What is sleep apnea

What is sleep apnea?

It has been speculated that a whopping 936 million people are afflicted with some form of sleep apnea.  Shocking still is the fact that around 85% of these individuals are completely oblivious to the fact that they have an extremely troublesome chronic health issue.

To help you learn more about this widespread condition, we’ve prepared a guide detailing the various forms of sleep apnea.  In addition, we’ll also provide some resources pertaining to doctors, pillows, mattresses, sleeping practices, blankets, and other related topics..

Forms of Sleep Apnea

Forms of Sleep Apnea

Before we explore the various types of sleep apnea, we feel that it’s important to establish a basic understanding of what this chronic condition actually is.  In general sleep apnea is classified as a sleep disorder in which the sleeper stops and starts breathing repeatedly.

This stopping and starting can often be characterized by deep loud snoring, and periodic pauses wherein the sleeper will suddenly gasp for air while still asleep.  The distinctions between the forms of sleep apnea arise due to the specific cause of respiratory restriction.

Obstructive Sleep Apnea

Starting with its most common form, obstructive sleep apnea (OSA) is primarily caused by a physical obstruction in the mouth and throat.  This can be caused by a large tongue, a low soft palate, or even an elongated uvula.

Among sleepers with tonsillitis and tonsillar crypts, enlarged tonsil tissue can also contribute to airway restriction.  Regardless of the obstruction, OSA results in uncontrollable snoring and extreme difficulty breathing during sleep.

OSA is usually more common among older sleepers and males in general.  Beyond this, sleeping a certain way, being overweight, or being pregnant can also increase the risk of developing OSA due to the presence of increased fatty tissue in the neck area.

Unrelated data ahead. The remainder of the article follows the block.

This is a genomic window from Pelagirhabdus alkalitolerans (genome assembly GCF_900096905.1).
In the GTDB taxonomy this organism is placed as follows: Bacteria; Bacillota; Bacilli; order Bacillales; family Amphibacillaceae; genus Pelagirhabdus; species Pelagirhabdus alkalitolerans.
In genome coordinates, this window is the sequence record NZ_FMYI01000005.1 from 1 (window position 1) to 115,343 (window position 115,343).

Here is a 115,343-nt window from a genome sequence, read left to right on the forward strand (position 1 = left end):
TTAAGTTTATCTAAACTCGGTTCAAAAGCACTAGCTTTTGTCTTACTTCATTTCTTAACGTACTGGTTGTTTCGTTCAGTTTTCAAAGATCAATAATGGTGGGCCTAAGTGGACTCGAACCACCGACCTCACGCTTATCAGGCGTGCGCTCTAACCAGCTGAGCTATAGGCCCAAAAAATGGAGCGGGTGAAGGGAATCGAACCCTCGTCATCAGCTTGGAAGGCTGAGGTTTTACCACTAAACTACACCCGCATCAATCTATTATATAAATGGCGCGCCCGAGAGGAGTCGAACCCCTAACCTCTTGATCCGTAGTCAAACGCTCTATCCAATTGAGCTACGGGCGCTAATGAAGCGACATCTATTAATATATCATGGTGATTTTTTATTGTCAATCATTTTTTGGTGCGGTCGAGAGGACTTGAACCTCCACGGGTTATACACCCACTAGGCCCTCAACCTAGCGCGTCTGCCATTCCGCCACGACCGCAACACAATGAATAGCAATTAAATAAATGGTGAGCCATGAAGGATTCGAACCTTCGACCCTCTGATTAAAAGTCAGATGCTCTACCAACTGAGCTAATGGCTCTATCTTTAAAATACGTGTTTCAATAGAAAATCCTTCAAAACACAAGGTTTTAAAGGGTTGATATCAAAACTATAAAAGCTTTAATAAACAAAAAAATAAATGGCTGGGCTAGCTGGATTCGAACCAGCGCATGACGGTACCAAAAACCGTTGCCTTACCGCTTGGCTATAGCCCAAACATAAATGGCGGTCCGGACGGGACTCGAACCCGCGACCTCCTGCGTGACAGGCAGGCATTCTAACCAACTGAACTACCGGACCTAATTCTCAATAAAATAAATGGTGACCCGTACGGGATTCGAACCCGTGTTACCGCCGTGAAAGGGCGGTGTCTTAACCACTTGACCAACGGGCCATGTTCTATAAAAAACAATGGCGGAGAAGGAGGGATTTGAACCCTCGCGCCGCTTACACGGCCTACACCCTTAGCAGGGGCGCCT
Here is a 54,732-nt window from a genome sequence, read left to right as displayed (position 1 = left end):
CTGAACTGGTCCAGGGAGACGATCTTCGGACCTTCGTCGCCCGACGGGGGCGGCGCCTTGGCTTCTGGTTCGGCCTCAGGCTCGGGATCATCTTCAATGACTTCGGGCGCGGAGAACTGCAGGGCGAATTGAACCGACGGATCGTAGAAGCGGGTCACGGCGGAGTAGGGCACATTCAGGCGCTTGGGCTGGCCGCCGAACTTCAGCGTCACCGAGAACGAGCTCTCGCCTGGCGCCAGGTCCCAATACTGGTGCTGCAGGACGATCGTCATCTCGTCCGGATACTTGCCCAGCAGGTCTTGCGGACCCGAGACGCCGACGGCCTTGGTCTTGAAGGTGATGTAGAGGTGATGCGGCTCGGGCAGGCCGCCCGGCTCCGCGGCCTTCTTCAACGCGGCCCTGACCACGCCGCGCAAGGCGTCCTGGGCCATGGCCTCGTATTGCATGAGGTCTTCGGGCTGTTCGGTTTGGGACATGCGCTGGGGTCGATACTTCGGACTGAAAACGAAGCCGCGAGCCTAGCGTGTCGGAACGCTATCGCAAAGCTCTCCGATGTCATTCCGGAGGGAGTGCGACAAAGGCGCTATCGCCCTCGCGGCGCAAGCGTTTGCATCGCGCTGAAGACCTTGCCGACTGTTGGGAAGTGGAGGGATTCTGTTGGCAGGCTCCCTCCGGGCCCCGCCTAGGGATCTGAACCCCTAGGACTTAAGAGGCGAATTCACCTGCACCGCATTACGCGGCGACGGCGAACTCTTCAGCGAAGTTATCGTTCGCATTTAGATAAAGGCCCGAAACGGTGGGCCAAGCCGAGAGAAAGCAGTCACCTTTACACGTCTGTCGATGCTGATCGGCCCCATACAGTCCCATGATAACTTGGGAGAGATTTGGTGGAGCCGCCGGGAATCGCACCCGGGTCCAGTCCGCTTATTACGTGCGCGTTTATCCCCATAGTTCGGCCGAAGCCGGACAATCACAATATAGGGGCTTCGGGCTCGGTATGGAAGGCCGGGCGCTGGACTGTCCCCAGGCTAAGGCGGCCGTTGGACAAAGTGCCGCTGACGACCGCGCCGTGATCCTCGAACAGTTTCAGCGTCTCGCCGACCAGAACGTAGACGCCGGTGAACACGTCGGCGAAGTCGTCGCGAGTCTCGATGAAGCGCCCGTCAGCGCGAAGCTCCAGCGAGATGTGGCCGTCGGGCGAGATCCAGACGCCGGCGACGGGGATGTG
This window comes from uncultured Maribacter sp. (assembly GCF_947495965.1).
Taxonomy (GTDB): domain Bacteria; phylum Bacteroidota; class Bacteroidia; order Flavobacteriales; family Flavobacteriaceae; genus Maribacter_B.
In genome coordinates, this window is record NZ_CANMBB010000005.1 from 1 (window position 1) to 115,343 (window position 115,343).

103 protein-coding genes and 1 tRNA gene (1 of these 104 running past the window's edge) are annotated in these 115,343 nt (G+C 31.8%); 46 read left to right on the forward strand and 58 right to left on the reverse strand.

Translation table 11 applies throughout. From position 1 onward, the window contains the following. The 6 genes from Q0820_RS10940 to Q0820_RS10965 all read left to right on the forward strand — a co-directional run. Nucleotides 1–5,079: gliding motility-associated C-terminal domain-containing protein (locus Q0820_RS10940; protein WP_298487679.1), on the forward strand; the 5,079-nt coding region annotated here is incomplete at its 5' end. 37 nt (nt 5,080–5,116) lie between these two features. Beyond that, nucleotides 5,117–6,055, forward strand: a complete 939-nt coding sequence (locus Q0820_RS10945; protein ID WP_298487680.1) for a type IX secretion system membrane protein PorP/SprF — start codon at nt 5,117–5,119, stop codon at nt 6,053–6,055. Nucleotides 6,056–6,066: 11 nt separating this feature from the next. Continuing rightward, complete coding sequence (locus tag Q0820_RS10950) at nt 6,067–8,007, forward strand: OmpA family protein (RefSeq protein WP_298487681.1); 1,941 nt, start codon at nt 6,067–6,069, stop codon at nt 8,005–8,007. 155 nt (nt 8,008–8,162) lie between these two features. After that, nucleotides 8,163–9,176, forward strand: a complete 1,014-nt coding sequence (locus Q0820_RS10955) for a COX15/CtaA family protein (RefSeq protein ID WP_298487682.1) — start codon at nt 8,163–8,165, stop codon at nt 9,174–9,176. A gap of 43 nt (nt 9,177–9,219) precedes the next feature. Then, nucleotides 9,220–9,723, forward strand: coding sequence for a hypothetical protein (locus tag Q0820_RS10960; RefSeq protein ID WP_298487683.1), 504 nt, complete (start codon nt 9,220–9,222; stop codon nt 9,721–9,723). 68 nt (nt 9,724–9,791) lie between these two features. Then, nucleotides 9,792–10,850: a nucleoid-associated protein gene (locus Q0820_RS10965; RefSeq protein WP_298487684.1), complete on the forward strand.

Central Sleep Apnea

Central sleep apnea (CSA) also causes extreme difficulty breathing during sleep, but this difficulty is not the result of airway obstruction.  Instead, the problem is far more troubling in that it is neurological in nature.

Unlike OSA where the sleeper can still breathe in a limited capacity, CSA causes the brain to stop sending signals to the lungs thereby halting breathing altogether in short periods.  While this doesn’t produce the loud snoring characteristic of OSA it still causes similar effects.

This form of sleep apnea can sometimes occur when a person enters a breathing pattern known as Cheyne-Stokes breathing.  During this pattern, the sleeper will alternate between severe hyperventilation and not breathing altogether.

Complex Sleep Apnea

Among the two forms of sleep apnea, complex sleep apnea is by far the most troubling as it is a combination of both CSA and OSA.  Because of its unique nature, complex sleep apnea isn’t always apparent upon initial consultations with your doctor.

In some cases, complex sleep apnea only becomes apparent after your physicians fail to cure your disorder with a CPAP machine.

With the three forms of sleep apnea covered, you should have a better understanding of this disorder and what to watch out for.  Of course, knowing is only half the battle so the next logical step is always to seek proper treatment with a physician of your choice.